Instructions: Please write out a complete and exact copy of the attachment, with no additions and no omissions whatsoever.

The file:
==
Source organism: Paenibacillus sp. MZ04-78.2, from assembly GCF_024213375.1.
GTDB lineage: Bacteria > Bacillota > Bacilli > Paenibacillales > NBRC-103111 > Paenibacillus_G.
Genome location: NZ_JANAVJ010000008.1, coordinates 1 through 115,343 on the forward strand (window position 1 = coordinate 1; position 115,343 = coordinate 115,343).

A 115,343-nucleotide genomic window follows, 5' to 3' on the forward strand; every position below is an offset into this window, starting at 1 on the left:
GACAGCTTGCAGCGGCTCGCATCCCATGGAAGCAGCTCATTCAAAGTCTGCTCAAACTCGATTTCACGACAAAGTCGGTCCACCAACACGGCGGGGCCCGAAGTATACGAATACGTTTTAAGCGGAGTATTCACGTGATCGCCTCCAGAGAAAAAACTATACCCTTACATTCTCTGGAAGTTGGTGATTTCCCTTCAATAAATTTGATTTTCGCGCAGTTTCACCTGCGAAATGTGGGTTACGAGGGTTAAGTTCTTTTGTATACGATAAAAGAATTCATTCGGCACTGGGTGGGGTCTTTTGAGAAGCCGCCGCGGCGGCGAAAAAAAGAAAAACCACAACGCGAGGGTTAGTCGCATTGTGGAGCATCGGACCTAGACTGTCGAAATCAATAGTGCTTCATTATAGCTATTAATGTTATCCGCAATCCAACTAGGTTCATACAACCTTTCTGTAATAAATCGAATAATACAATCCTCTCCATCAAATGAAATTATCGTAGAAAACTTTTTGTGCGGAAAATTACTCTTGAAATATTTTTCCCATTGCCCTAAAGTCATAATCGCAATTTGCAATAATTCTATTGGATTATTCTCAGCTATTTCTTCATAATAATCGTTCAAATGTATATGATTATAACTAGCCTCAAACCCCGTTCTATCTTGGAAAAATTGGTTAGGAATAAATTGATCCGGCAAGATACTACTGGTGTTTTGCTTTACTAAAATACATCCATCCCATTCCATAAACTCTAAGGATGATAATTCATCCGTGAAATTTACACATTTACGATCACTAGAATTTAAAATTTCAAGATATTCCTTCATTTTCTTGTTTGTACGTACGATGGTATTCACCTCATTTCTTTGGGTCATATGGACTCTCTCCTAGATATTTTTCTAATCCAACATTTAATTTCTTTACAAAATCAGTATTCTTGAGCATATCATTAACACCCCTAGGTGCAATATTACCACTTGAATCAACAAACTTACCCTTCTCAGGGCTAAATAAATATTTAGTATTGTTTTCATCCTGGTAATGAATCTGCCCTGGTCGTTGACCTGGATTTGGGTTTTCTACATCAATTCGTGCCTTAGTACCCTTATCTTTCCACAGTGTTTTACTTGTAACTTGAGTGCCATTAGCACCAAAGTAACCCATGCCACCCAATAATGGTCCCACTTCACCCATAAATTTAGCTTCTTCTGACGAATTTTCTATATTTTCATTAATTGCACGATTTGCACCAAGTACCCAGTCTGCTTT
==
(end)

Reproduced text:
Source organism: Paenibacillus sp. MZ04-78.2, from assembly GCF_024213375.1.
GTDB lineage: Bacteria > Bacillota > Bacilli > Paenibacillales > NBRC-103111 > Paenibacillus_G.
Genome location: NZ_JANAVJ010000008.1, coordinates 1 through 115,343 on the forward strand (window position 1 = coordinate 1; position 115,343 = coordinate 115,343).

A 115,343-nucleotide genomic window follows, 5' to 3' on the forward strand; every position below is an offset into this window, starting at 1 on the left:
GACAGCTTGCAGCGGCTCGCATCCCATGGAAGCAGCTCATTCAAAGTCTGCTCAAACTCGATTTCACGACAAAGTCGGTCCACCAACACGGCGGGGCCCGAAGTATACGAATACGTTTTAAGCGGAGTATTCACGTGATCGCCTCCAGAGAAAAAACTATACCCTTACATTCTCTGGAAGTTGGTGATTTCCCTTCAATAAATTTGATTTTCGCGCAGTTTCACCTGCGAAATGTGGGTTACGAGGGTTAAGTTCTTTTGTATACGATAAAAGAATTCATTCGGCACTGGGTGGGGTCTTTTGAGAAGCCGCCGCGGCGGCGAAAAAAAGAAAAACCACAACGCGAGGGTTAGTCGCATTGTGGAGCATCGGACCTAGACTGTCGAAATCAATAGTGCTTCATTATAGCTATTAATGTTATCCGCAATCCAACTAGGTTCATACAACCTTTCTGTAATAAATCGAATAATACAATCCTCTCCATCAAATGAAATTATCGTAGAAAACTTTTTGTGCGGAAAATTACTCTTGAAATATTTTTCCCATTGCCCTAAAGTCATAATCGCAATTTGCAATAATTCTATTGGATTATTCTCAGCTATTTCTTCATAATAATCGTTCAAATGTATATGATTATAACTAGCCTCAAACCCCGTTCTATCTTGGAAAAATTGGTTAGGAATAAATTGATCCGGCAAGATACTACTGGTGTTTTGCTTTACTAAAATACATCCATCCCATTCCATAAACTCTAAGGATGATAATTCATCCGTGAAATTTACACATTTACGATCACTAGAATTTAAAATTTCAAGATATTCCTTCATTTTCTTGTTTGTACGTACGATGGTATTCACCTCATTTCTTTGGGTCATATGGACTCTCTCCTAGATATTTTTCTAATCCAACATTTAATTTCTTTACAAAATCAGTATTCTTGAGCATATCATTAACACCCCTAGGTGCAATATTACCACTTGAATCAACAAACTTACCCTTCTCAGGGCTAAATAAATATTTAGTATTGTTTTCATCCTGGTAATGAATCTGCCCTGGTCGTTGACCTGGATTTGGGTTTTCTACATCAATTCGTGCCTTAGTACCCTTATCTTTCCACAGTGTTTTACTTGTAACTTGAGTGCCATTAGCACCAAAGTAACCCATGCCACCCAATAATGGTCCCACTTCACCCATAAATTTAGCTTCTTCTGACGAATTTTCTATATTTTCATTAATTGCACGATTTGCACCAAGTACCCAGTCTGCTTT